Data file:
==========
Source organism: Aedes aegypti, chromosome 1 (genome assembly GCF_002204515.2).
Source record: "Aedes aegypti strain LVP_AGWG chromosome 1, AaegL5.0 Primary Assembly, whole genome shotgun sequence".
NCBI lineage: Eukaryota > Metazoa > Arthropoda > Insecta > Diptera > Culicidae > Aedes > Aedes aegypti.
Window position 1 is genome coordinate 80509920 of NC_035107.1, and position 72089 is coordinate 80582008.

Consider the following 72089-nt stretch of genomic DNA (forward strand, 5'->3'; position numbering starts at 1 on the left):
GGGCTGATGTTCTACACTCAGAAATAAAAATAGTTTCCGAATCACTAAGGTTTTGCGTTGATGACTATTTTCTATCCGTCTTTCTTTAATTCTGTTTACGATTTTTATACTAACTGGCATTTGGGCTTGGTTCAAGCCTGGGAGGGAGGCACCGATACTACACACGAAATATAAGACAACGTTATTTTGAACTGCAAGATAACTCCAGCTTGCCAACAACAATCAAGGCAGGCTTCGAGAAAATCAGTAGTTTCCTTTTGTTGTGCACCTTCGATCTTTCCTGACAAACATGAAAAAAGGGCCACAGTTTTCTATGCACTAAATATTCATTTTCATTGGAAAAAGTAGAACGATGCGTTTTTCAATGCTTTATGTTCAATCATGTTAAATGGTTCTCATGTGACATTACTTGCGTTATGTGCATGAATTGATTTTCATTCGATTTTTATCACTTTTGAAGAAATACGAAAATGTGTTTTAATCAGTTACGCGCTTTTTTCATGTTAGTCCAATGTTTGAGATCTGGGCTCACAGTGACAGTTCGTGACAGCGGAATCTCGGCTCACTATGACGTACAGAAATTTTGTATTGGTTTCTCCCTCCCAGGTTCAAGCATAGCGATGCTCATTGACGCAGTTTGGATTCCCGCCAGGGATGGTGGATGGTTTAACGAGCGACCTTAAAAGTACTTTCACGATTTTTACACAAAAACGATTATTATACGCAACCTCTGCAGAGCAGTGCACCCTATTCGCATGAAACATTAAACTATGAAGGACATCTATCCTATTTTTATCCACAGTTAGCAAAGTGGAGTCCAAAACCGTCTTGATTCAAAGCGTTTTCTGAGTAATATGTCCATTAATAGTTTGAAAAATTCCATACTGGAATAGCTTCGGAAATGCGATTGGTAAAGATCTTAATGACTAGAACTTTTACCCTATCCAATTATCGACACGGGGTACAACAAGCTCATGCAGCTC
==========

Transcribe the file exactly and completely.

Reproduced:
Source organism: Aedes aegypti, chromosome 1 (genome assembly GCF_002204515.2).
Source record: "Aedes aegypti strain LVP_AGWG chromosome 1, AaegL5.0 Primary Assembly, whole genome shotgun sequence".
NCBI lineage: Eukaryota > Metazoa > Arthropoda > Insecta > Diptera > Culicidae > Aedes > Aedes aegypti.
Window position 1 is genome coordinate 80509920 of NC_035107.1, and position 72089 is coordinate 80582008.

Consider the following 72089-nt stretch of genomic DNA (forward strand, 5'->3'; position numbering starts at 1 on the left):
GGGCTGATGTTCTACACTCAGAAATAAAAATAGTTTCCGAATCACTAAGGTTTTGCGTTGATGACTATTTTCTATCCGTCTTTCTTTAATTCTGTTTACGATTTTTATACTAACTGGCATTTGGGCTTGGTTCAAGCCTGGGAGGGAGGCACCGATACTACACACGAAATATAAGACAACGTTATTTTGAACTGCAAGATAACTCCAGCTTGCCAACAACAATCAAGGCAGGCTTCGAGAAAATCAGTAGTTTCCTTTTGTTGTGCACCTTCGATCTTTCCTGACAAACATGAAAAAAGGGCCACAGTTTTCTATGCACTAAATATTCATTTTCATTGGAAAAAGTAGAACGATGCGTTTTTCAATGCTTTATGTTCAATCATGTTAAATGGTTCTCATGTGACATTACTTGCGTTATGTGCATGAATTGATTTTCATTCGATTTTTATCACTTTTGAAGAAATACGAAAATGTGTTTTAATCAGTTACGCGCTTTTTTCATGTTAGTCCAATGTTTGAGATCTGGGCTCACAGTGACAGTTCGTGACAGCGGAATCTCGGCTCACTATGACGTACAGAAATTTTGTATTGGTTTCTCCCTCCCAGGTTCAAGCATAGCGATGCTCATTGACGCAGTTTGGATTCCCGCCAGGGATGGTGGATGGTTTAACGAGCGACCTTAAAAGTACTTTCACGATTTTTACACAAAAACGATTATTATACGCAACCTCTGCAGAGCAGTGCACCCTATTCGCATGAAACATTAAACTATGAAGGACATCTATCCTATTTTTATCCACAGTTAGCAAAGTGGAGTCCAAAACCGTCTTGATTCAAAGCGTTTTCTGAGTAATATGTCCATTAATAGTTTGAAAAATTCCATACTGGAATAGCTTCGGAAATGCGATTGGTAAAGATCTTAATGACTAGAACTTTTACCCTATCCAATTATCGACACGGGGTACAACAAGCTCATGCAGCTC